Advertisement

Archive for Saturday, September 24, 2005

Budget crisis hits pockets of elderly, disabled

September 24, 2005

Advertisement

Q: Five years ago, I was teaching school and happily married. Then I was diagnosed with a neurological disease. My husband left me, and I am now disabled. I moved in with my parents, thinking that I would get my bearings and then start some semblance of a life. Now, nearly four years later, I have become not only my parents' caregiver (they are in their early 80s; he has dementia and she has severe osteoporosis), but also manage their benefits and finances along with my own.

With them going downhill mentally and physically, and my condition tenuous, we are finding it much more difficult to make ends meet. The only household income is from their Social Security, my Social Security disability and my small retirement disability. We all receive Medicare. My parents' home, purchased for $25,000, is now valued at more than $100,000 by the tax assessor. They have $35,000 in the bank, and I have $15,000. That's it - except for furniture that is worthless to anyone but us. With medical and prescription costs for the three of us going up, increased gasoline prices, increased property taxes and the like, we are dipping into savings each month to make ends meet.

We went to a lawyer a couple of years ago to get powers of attorney, etc., and it was my understanding that if dad or mom had to go into a nursing home, some of their resources could be saved and I would be safe in their home. We have now received a letter that everything is in limbo because Congress is trying to reduce the budget at the expense of the elderly and disabled. I used to worry about my children's future, but now I am frightened about the future for my parents and me. Why do the rules keep changing, and why does it seem that everyone is picking on the helpless elderly and disabled?

A: You, your parents and others like you are the easiest marks for politicians because you can't afford lobbyists to promote your causes, and because you don't scream loudly enough.

While Social Security payments have risen each year by law based on cost-of-living increases (2.5 percent in 2000; 3.5 percent in 2001; 2.6 percent in 2002; 1.4 percent in 2003; 2.1 percent in 2004; and 2.7 percent in 2005), Medicare Part B premiums and deductibles have more than eaten up those increases. And it was just announced that Part B premiums will increase by 13.2 percent for 2006, a $10.30 per month rise to $88.50. That premium was $66.60 in 2004 and $58.70 in 2003. That's right, there has been a nearly $30 per month increase between 2003 and 2006. In addition, the Part B deductible will increase from $110 this year to $124 in 2006, and the deductible for a hospital stay of 60 days or less will increase $40 to $952 in 2006.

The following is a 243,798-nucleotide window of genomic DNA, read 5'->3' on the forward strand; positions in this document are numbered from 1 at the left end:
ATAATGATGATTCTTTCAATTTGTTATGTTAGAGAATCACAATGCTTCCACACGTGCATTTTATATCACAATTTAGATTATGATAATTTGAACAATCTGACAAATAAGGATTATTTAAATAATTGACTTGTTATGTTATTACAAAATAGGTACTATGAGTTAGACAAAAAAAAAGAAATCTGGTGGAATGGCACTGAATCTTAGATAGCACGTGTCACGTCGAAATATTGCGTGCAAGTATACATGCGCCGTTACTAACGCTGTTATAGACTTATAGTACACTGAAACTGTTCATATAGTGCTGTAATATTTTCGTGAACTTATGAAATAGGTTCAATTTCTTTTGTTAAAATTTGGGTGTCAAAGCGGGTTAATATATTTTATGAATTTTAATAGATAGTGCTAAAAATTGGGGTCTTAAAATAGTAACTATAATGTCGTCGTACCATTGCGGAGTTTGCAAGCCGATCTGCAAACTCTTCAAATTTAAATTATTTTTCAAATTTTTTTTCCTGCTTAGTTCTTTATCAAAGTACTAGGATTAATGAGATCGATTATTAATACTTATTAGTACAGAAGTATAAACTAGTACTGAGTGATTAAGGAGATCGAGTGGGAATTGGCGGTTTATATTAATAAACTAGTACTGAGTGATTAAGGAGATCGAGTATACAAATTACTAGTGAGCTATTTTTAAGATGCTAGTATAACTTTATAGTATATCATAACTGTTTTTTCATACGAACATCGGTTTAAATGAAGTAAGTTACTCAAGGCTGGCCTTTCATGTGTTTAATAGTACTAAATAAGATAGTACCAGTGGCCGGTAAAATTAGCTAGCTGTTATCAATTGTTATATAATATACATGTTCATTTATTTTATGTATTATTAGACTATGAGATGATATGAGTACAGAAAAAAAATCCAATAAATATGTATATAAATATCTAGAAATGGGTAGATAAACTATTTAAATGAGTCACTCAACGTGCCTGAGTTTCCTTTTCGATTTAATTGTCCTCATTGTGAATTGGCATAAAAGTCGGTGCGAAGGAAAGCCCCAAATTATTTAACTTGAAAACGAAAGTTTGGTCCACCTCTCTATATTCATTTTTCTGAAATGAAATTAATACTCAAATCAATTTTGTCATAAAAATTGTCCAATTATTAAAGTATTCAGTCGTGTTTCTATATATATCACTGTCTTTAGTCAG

Because Congress has raided the Social Security trust coffers and has blown the money "off budget," everyone is now in a fire-drill mentality to get enough money to pay Social Security obligations. Some suggestions include an immediate increase of 15 percent in the amount of payroll taxes, an immediate reduction in benefits of 13 percent - or some combination of the two. To add insult to injury, Congress began allowing Social Security to be taxed in 1983, and the taxation rates have increased since that time.

Congress and the Bush administration are willing to extract trillions from revenues by cutting or eliminating the estate tax for fewer than 1 percent of Americans (yes, that's been put on the back burner because of Hurricane Katrina, but it's still very much alive) while, at the same time, state and federal governments are continuing to restrict Medicaid eligibility rules and curtail planning opportunities used to help elderly and disabled persons live without fear and die with some sense of dignity.

The government obviously can't manage its programs. For example, although Medicare fraud is running rampant, Congress has reduced the number of investigators and auditors in this area, stifling the ability to recover fraudulent payments made to health-care providers. At the same time, Congress continues to raise Medicare premiums, reduce benefits and increase co-insurance payments. Because of our government's fiscal irresponsibility, you will continue to see reduced benefits and higher premiums, which will mean financial devastation to many elderly Americans. As to "why Congress keeps picking on the elderly," the answer is because they can. Call your senators and representatives on the state and federal levels and let them know that you may not have much else, but you do have a vote.

- Jan Warner is a member of the National Academy of Elder Law Attorneys and has been practicing law for more than 30 years. Jan Collins is editor of the Business and Economic Review published by the University of South Carolina and a special correspondent for The Economist.

Comments

Use the comment form below to begin a discussion about this content.

Commenting has been disabled for this item.